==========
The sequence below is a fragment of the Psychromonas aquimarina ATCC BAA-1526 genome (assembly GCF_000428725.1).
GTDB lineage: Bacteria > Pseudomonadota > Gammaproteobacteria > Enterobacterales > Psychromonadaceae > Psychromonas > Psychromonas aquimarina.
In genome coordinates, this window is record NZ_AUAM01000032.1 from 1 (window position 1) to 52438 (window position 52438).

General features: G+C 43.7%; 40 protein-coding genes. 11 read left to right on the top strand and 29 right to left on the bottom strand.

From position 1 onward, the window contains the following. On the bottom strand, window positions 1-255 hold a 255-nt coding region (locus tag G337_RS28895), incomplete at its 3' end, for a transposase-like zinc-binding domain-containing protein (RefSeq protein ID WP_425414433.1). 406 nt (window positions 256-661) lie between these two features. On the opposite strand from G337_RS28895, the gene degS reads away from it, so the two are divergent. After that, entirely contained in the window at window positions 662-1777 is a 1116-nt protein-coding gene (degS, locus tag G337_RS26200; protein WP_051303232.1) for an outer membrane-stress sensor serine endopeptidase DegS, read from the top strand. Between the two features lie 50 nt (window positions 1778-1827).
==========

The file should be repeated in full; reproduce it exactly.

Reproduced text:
The sequence below is a fragment of the Psychromonas aquimarina ATCC BAA-1526 genome (assembly GCF_000428725.1).
GTDB lineage: Bacteria > Pseudomonadota > Gammaproteobacteria > Enterobacterales > Psychromonadaceae > Psychromonas > Psychromonas aquimarina.
In genome coordinates, this window is record NZ_AUAM01000032.1 from 1 (window position 1) to 52438 (window position 52438).

General features: G+C 43.7%; 40 protein-coding genes. 11 read left to right on the top strand and 29 right to left on the bottom strand.

From position 1 onward, the window contains the following. On the bottom strand, window positions 1-255 hold a 255-nt coding region (locus tag G337_RS28895), incomplete at its 3' end, for a transposase-like zinc-binding domain-containing protein (RefSeq protein ID WP_425414433.1). 406 nt (window positions 256-661) lie between these two features. On the opposite strand from G337_RS28895, the gene degS reads away from it, so the two are divergent. After that, entirely contained in the window at window positions 662-1777 is a 1116-nt protein-coding gene (degS, locus tag G337_RS26200; protein WP_051303232.1) for an outer membrane-stress sensor serine endopeptidase DegS, read from the top strand. Between the two features lie 50 nt (window positions 1778-1827).